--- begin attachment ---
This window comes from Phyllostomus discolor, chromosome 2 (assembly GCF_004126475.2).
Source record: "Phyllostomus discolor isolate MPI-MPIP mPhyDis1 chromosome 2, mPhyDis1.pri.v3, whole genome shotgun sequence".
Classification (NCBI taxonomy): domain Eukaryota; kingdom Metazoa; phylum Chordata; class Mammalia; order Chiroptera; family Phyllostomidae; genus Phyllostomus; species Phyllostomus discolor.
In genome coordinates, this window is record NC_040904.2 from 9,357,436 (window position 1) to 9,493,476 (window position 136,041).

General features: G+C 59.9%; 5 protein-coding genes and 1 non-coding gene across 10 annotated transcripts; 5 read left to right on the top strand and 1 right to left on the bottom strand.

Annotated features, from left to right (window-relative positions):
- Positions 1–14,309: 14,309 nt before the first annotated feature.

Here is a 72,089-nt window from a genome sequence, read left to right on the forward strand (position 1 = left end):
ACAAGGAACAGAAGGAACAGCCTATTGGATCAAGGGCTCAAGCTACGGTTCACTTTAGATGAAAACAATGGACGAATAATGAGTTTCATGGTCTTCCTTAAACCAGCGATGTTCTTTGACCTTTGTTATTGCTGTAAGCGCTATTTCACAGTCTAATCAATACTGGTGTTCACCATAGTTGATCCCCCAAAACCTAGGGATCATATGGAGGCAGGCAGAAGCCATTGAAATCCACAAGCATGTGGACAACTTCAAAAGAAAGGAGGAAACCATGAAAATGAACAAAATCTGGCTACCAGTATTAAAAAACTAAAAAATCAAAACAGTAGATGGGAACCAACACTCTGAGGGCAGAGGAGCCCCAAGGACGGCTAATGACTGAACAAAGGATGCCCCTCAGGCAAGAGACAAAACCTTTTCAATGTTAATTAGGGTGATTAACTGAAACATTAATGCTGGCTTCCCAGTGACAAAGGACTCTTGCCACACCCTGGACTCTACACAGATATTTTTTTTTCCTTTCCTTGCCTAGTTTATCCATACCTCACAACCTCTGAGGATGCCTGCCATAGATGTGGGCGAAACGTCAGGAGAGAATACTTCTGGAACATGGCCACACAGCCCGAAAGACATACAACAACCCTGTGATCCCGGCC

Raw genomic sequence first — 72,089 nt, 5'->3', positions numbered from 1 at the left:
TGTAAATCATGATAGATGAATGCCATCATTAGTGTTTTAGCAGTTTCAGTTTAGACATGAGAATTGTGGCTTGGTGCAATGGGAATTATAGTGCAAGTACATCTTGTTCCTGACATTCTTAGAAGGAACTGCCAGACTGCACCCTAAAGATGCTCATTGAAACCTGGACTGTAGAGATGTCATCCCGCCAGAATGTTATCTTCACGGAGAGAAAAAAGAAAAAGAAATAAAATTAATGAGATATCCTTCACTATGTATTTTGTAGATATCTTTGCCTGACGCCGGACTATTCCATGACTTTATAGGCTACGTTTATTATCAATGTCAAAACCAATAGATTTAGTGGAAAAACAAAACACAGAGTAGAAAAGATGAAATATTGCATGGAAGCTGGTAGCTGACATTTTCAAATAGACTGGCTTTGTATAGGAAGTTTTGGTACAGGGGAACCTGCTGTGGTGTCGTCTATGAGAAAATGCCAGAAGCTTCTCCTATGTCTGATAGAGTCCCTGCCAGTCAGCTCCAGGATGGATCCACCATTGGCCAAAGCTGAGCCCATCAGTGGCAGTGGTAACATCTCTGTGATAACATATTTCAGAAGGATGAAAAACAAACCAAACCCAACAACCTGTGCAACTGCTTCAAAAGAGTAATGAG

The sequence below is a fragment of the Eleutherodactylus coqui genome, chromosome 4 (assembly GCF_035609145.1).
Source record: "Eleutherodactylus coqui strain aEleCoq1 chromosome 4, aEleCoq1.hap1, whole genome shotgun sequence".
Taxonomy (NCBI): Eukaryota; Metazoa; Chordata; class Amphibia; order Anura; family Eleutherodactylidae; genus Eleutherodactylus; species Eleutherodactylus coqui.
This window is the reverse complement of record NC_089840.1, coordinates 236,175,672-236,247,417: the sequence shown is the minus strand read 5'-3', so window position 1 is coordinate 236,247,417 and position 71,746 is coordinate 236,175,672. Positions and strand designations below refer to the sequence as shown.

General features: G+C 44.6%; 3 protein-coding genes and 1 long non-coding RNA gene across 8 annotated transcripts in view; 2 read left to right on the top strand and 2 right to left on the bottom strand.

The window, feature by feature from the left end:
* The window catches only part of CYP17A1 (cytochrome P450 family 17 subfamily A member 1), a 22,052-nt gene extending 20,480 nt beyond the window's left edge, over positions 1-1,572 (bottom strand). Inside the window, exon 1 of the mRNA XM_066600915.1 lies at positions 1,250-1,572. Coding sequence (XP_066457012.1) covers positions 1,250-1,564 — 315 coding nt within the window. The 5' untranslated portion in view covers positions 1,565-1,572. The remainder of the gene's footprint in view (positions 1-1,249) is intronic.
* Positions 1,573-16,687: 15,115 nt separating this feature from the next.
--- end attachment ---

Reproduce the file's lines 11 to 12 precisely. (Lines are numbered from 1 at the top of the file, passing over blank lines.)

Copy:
TGTAAATCATGATAGATGAATGCCATCATTAGTGTTTTAGCAGTTTCAGTTTAGACATGAGAATTGTGGCTTGGTGCAATGGGAATTATAGTGCAAGTACATCTTGTTCCTGACATTCTTAGAAGGAACTGCCAGACTGCACCCTAAAGATGCTCATTGAAACCTGGACTGTAGAGATGTCATCCCGCCAGAATGTTATCTTCACGGAGAGAAAAAAGAAAAAGAAATAAAATTAATGAGATATCCTTCACTATGTATTTTGTAGATATCTTTGCCTGACGCCGGACTATTCCATGACTTTATAGGCTACGTTTATTATCAATGTCAAAACCAATAGATTTAGTGGAAAAACAAAACACAGAGTAGAAAAGATGAAATATTGCATGGAAGCTGGTAGCTGACATTTTCAAATAGACTGGCTTTGTATAGGAAGTTTTGGTACAGGGGAACCTGCTGTGGTGTCGTCTATGAGAAAATGCCAGAAGCTTCTCCTATGTCTGATAGAGTCCCTGCCAGTCAGCTCCAGGATGGATCCACCATTGGCCAAAGCTGAGCCCATCAGTGGCAGTGGTAACATCTCTGTGATAACATATTTCAGAAGGATGAAAAACAAACCAAACCCAACAACCTGTGCAACTGCTTCAAAAGAGTAATGAG

The sequence below is a fragment of the Eleutherodactylus coqui genome, chromosome 4 (assembly GCF_035609145.1).